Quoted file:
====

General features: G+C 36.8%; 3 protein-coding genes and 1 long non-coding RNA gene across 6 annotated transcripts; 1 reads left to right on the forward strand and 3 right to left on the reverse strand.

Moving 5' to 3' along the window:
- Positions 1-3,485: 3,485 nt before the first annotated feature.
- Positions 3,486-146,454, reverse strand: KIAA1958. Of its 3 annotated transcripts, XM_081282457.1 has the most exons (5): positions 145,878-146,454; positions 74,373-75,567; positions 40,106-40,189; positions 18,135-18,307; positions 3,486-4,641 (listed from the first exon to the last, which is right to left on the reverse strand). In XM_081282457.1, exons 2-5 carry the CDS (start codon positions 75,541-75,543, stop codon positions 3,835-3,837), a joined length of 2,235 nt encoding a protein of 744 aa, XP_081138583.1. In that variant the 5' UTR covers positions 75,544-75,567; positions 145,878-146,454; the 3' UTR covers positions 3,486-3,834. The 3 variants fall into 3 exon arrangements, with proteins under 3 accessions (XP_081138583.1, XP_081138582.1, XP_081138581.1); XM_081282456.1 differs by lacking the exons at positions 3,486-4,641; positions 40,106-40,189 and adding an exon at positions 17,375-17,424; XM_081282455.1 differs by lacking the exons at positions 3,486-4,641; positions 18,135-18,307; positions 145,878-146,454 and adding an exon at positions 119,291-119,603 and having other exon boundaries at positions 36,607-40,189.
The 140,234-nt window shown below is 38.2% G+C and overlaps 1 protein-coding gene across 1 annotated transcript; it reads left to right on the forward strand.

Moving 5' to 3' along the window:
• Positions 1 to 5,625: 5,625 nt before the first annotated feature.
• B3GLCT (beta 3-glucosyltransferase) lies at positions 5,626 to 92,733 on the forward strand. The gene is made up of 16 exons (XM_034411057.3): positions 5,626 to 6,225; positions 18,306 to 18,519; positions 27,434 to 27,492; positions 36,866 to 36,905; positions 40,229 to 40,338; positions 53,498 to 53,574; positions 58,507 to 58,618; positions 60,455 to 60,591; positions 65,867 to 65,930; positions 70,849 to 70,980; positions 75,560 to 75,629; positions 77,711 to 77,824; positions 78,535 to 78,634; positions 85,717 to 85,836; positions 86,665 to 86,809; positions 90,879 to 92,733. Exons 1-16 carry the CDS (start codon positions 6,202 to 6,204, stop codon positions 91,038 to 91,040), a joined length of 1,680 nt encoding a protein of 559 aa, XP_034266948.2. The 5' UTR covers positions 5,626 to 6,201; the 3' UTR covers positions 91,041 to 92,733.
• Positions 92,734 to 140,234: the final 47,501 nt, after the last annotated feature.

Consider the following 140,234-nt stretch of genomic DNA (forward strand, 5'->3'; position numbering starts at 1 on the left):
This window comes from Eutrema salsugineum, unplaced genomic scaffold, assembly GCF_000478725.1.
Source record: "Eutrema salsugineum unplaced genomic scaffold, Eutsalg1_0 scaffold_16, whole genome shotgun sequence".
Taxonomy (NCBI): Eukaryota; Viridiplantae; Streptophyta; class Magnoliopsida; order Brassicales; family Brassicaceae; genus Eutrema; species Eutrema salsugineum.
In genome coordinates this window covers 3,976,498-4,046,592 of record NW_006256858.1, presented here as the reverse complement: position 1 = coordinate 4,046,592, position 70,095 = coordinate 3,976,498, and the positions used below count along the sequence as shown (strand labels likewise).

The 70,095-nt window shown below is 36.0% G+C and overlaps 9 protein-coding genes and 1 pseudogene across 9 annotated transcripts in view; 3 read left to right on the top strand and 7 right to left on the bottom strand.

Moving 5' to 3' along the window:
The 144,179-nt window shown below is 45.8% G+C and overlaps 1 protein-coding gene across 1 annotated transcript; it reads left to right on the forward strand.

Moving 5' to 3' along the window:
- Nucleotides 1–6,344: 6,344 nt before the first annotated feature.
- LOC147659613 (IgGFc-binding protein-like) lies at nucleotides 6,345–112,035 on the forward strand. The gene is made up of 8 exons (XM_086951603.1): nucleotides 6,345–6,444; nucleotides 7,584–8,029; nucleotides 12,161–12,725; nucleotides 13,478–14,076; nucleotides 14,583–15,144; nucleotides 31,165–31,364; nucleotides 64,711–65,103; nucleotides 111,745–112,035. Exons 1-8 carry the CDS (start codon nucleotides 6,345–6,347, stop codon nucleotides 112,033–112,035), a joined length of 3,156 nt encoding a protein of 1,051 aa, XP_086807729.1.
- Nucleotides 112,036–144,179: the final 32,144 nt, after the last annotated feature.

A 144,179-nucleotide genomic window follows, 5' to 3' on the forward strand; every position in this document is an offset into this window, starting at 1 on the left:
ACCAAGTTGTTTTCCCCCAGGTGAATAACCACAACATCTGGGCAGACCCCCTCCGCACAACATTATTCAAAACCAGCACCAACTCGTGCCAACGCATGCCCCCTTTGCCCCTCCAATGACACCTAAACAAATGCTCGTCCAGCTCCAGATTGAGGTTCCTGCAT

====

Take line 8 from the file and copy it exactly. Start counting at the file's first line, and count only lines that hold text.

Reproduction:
• B3GLCT (beta 3-glucosyltransferase) lies at positions 5,626 to 92,733 on the forward strand. The gene is made up of 16 exons (XM_034411057.3): positions 5,626 to 6,225; positions 18,306 to 18,519; positions 27,434 to 27,492; positions 36,866 to 36,905; positions 40,229 to 40,338; positions 53,498 to 53,574; positions 58,507 to 58,618; positions 60,455 to 60,591; positions 65,867 to 65,930; positions 70,849 to 70,980; positions 75,560 to 75,629; positions 77,711 to 77,824; positions 78,535 to 78,634; positions 85,717 to 85,836; positions 86,665 to 86,809; positions 90,879 to 92,733. Exons 1-16 carry the CDS (start codon positions 6,202 to 6,204, stop codon positions 91,038 to 91,040), a joined length of 1,680 nt encoding a protein of 559 aa, XP_034266948.2. The 5' UTR covers positions 5,626 to 6,201; the 3' UTR covers positions 91,041 to 92,733.